Thirty years ago Dongguan was just a collection of villages and towns spread out over 2,500 square kilometres on the Pearl River Delta. However, thanks to the ‘reform and opening-up’ introduced in 1978, generous fiscal support from both the central and local government has transformed this erstwhile rural backwater into one of today’s leading global manufacturing centres. In 2012, the city’s GDP alone exceeded the RMB 500 billion benchmark for the first time, registering at RMB 501 billion (USD 80 billion). Yao Lu from Dezan Shira & Associates takes us on a tour of this former ‘factory of the world’.
The city’s initial economic growth spurt can be largely attributed to its strategic location. Lying in the central-southern part of Guangdong Province and east of the Pearl River, it adjoins Guangzhou to the northwest, Shenzhen to the south, and is positioned ideally at the centre of the Guangzhou-Hong Kong economic corridor. This, along with its abundant supply of cheap labour and land, began to attract manufacturers from Hong Kong and Taiwan in the late 70s.
More than three decades on, goods produced in Dongguan are well known around the world. The city has formed an advanced and comprehensive manufacturing system that covers more than 60,000 types of products across 30 different industries, and almost every one of Dongguan’s individual towns has its own unique industrial expertise, such as:
Southern China’s Clothing Kingdom
Humen, a town which lies to the southeast of Dongguan, started its apparel manufacturing in 1993. The region now has more than 1,200 clothing manufacturing enterprises, with more than 300,000 employees engaged in the industry. Humen is famous for its production of women’s jeans and fashion garments. In 2011, the town sold 250 million pieces of clothing worldwide with total sales reaching RMB 20 billion.
Houjie is one of the largest shoe-making bases in China. There are more than 500 factories in the town involved in shoe making, and over 800 engaged in the supply of raw materials, machinery and leather for the industry. In 2010, 600 million pairs of shoes were made in the town, with sales revenues rising to RMB 20.9 billion. It is expected that by 2015, 900 million pairs will be produced with sales revenues amounting to RMB 28.5 billion.
Construction of the World Shoe Centre, located in the Houjie Ecology Industrial Park, started in 2011. Total investment into the project is estimated at roughly RMB 1.6 billion, and after its completion, it will serve as the international centre for shoe material procurement, shoe exhibitions and trade fairs, and a hub for R&D of new materials and techniques.
By transforming Dongguan from a collection of small towns into an international manufacturing giant in less than three decades, the so-called ‘Dongguan Model’ has received worldwide recognition.
It even continued to thrive during 2006 when the appreciation of the renminbi caused other manufacturing centres to struggle due to rising production costs. However, in the fallout from the global financial crisis, Dongguan’s GDP growth slowed to 5.3 per cent, the city’s lowest growth level since 1978. As a result the local government realised that the city’s low-end manufacturing model needed to be upgraded and, in 2010, the city was designated as a pilot city to be upgraded and undergo industrial transformation.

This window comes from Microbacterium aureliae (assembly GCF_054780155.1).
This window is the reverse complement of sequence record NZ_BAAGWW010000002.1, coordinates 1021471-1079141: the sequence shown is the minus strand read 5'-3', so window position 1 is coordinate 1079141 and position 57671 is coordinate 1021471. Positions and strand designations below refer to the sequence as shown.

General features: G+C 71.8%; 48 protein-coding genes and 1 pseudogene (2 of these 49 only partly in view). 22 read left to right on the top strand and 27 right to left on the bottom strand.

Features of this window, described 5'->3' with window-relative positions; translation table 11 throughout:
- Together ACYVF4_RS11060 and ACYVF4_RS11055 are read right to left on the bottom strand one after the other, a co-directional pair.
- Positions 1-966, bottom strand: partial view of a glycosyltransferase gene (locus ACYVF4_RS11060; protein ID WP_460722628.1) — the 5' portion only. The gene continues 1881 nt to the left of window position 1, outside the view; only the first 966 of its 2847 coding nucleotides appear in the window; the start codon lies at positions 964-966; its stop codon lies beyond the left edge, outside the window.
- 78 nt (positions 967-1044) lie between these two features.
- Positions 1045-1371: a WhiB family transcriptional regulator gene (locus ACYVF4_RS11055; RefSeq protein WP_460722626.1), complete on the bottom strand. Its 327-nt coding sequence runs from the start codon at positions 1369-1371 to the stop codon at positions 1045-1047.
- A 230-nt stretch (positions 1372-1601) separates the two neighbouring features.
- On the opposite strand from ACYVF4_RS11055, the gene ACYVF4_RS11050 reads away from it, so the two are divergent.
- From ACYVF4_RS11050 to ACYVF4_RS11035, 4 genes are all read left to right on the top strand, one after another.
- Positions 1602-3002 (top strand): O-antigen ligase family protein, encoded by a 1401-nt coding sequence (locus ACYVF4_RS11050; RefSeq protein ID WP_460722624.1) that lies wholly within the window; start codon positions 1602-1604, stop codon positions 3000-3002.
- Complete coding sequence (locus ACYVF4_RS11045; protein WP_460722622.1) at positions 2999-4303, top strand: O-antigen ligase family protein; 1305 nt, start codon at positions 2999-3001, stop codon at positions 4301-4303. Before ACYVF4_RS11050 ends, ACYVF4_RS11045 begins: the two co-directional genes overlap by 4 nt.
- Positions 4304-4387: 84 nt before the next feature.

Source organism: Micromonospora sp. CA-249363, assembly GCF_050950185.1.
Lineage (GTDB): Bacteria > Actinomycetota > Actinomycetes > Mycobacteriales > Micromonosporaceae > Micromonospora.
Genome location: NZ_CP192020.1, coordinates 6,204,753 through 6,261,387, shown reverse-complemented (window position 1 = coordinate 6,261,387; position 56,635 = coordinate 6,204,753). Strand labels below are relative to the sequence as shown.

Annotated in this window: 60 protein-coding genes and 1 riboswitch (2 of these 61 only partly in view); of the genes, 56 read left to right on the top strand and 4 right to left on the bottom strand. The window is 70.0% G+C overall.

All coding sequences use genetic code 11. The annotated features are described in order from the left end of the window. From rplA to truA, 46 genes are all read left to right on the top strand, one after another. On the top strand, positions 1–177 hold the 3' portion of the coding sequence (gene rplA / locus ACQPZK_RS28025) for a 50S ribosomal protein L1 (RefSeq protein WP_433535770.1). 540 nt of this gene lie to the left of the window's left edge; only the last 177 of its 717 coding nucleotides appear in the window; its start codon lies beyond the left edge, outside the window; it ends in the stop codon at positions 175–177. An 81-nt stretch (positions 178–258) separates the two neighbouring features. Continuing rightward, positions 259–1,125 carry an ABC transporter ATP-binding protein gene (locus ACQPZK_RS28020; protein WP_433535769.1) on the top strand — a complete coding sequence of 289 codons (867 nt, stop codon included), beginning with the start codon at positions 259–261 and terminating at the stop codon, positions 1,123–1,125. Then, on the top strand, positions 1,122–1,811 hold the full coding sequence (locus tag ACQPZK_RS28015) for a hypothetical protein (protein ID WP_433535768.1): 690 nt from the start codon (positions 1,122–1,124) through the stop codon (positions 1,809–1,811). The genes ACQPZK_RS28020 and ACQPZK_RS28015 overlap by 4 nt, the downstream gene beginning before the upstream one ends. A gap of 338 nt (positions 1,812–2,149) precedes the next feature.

Despite these improvements Dongguan has failed to regain its former reputation as the ‘world’s factory’. However, changes and developments are actually taking place in the city, specifically:
- Share in processing trade increased by 11.3 per cent
The exportation of high-tech products in the processing industry has increased its share of the total from 38.1 per cent in 2008 to 49.4 per cent in 2011.
- Foreign-invested enterprises more than doubled domestic sales levels over three years
Sales increased from RMB 133.9 billion in 2008 to RMB 247.9 billion in 2011, taking up 34 per cent of the total trade sales in 2011, compared with 26 per cent in 2008.
- Original brands doubled from 2008-2012
Since 2008, original brands developed within the city’s processing industry increased from 2,068 to 4,325, while the newly-established research institutions of the processing industry reached 441, forty-nine times the number in 2008.
- Labour-intensive industries see factories shrink but values jump
While the number of enterprises and employees involved in labour-intensive industries are slowly decreasing, the overall export value of labour-intensive products is increasing. Take Houjie for example, the amount of shoe-making factories in the town decreased from more than 600 in 2007 to only 400 in 2011, and the number of employees engaged in the industry dropped from 150,000 to 100,000. However, the value of shoe exports increased from RMB 15 billion to RMB 30 billion at the same time, while the average export price for a single piece of clothing increased by 61 per cent.
- More than 1,500 low-end manufacturing projects transferred
As the city seeks to upgrade its manufacturing base, Dongguan has transferred more than 1,500 projects to other parts of Guangdong Province in the last two years, with most of them belonging to low-cost, low value-added, labour-intensive, pollution-intensive industries.
In addition, the city’s industrial fixed assets investment in projects above RMB 5 million in the last two years totalled RMB 69.5 billion. When this production capacity is finally unleashed it is expected to generate RMB 200 billion in industrial output and RMB 40 billion in industrial added value.
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